Phil Liggett has arguably introduced more people to professional cycling than anyone else, certainly in the English-speaking world. He returned to Australia in 2023 after an absence of a couple of years, so we caught up with the ‘Voice Of Cycling’ for a chat after stage four of the TDU.


 – A video interview by Rob Arnold



“It’s good to be back,” says Phil Liggett about his return to Australia for the first time since 2020. It’s early in what is a rather personal interview with one of cycling’s most recognisable faces – and certainly the sport’s most recognisable voice.

We have known each other a long time but this is only the second time I’ve done an interview with Phil. He is always charming and rarely reserved, but after stage four of his first bike race of 2023, he was curiously subdued when we spoke at the Adelaide Hilton.

It was the final Saturday of #TDU2023. Fifteen days earlier, while on a speed boat on a river near Mitchelton Winery the motor hit a hidden log. The sudden halt threw Liggett backwards and the resultant impact fractured four of his ribs.

At 79, he’s still as spritely as ever, particularly when he’s calling cycling on the TV. He finds his energy, ignores the pain of the fractures, and speaks in the tone we’ve all become familiar with.

It’s obvious that he still loves watching a bike race and explaining the images to audiences all over the world. Liggett is the master of this trade and although there are many other cycling commentators than there were when he started doing this work, he continues to hold a unique appeal.


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It’s a pleasure to hear Phil Liggett speak. And although many of the topics raised in this interview are familiar to most who follow RIDE Media, it is great to listen to his stories again.

Early in our exchange we talk about Paul Sherwen and the huge void that now exists in his world. But he manages to get to the end of the telling without shedding a tear.

“I lost my shadow,” he concludes about Paul, who died of a heart attack on 2 December 2018, “and a great confidante.”

As he speaks, the memory of his departed mate prompts a smile, and we continue our discussion by considering the repetitive nature of his long career.

From one bike race to another, year-on-year for over 55 years, Liggett has described bike racing to audiences large and small.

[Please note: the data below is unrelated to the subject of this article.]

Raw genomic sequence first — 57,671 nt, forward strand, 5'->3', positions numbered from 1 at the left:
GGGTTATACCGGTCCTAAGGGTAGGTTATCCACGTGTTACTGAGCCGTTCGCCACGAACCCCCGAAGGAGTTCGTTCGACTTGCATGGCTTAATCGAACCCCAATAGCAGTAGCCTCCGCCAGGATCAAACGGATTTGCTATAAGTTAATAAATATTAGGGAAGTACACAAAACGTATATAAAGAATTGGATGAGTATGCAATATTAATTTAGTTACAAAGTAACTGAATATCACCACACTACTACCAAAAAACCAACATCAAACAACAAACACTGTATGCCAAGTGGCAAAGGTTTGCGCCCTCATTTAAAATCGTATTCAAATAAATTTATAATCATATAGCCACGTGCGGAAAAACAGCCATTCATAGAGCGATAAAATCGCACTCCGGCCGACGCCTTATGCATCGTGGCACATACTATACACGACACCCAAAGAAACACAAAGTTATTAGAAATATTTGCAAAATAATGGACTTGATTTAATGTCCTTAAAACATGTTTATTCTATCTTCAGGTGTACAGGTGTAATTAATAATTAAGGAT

He used to write a column after races in which he competed. But his commentary of cycling quickly developed at the end of the 1960s. Before long Liggett’s voice would become synonymous with the sport he loves.

Still, he says, it is possible for a bike race to be boring. And if that happens, the commentator faces a challenge to try and retain the interest of the audience… and Liggett does this with relative ease, and with the dulcet tone that is equal parts comforting and informative.

My hope for the interview was to follow Phil’s lead on what he wanted to talk about. Inevitably the focus turns to bike racing, but also Africa, animals and, of course, his wife of 52 years, ‘Pat’ – as I’ve always known her (or ‘Trish’ as Phil calls her).

When I asked what it is that excites him when he’s about to go to a bike race, I state the obvious: if you do something over and over again for long enough, even something as exciting as cycling risks – dare I say it – being ‘boring’.

“I have to say that occasionally I am bored by the racing,” he replies. “You know, it can be very boring especially now we give television coverage from start to finish. That is, for my own mind, not the way to sell the sport because the tactics – and the way they race them – for the non-cycling viewer, it is boring until we get to the point when the race is decided.

“But,” he continues, “why do I go every day? Because I love meeting the people. And by ‘the people’ it’s the entourage, not just the bike riders.”

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Cycling isn’t boring. And Phil Liggett could make a snail race seem exciting. After all these years, he has coined many a phrase and explained complicated – sometimes boring – scenarios in a way that makes it fun, thrilling even.

He loves cycling, his work, Africa, animals and Pat / Trish. He is interesting even when he’s tired. He’s engaging even when he’d like to switch off. He is friendly and considered and passionate and empathetic. He is a unique individual and it is a pleasure to have known him as long as I have.

I hope you enjoy watching this interview and that you too get something out of a chat between friends. There might be familiar themes and maybe even stories you’ve heard before but Phil Liggett has a knack of making a conversation seem bigger that just an exchange of words and ideas.

For me, a highlight of this interview is his smile at the end. It is a sign of a contented man, and it fills me with inspiration for how to live a good life.


– Rob


For more from the TDU of 2023, visit RIDE Media’s YouTube channel – interviews, pro bikes, etc…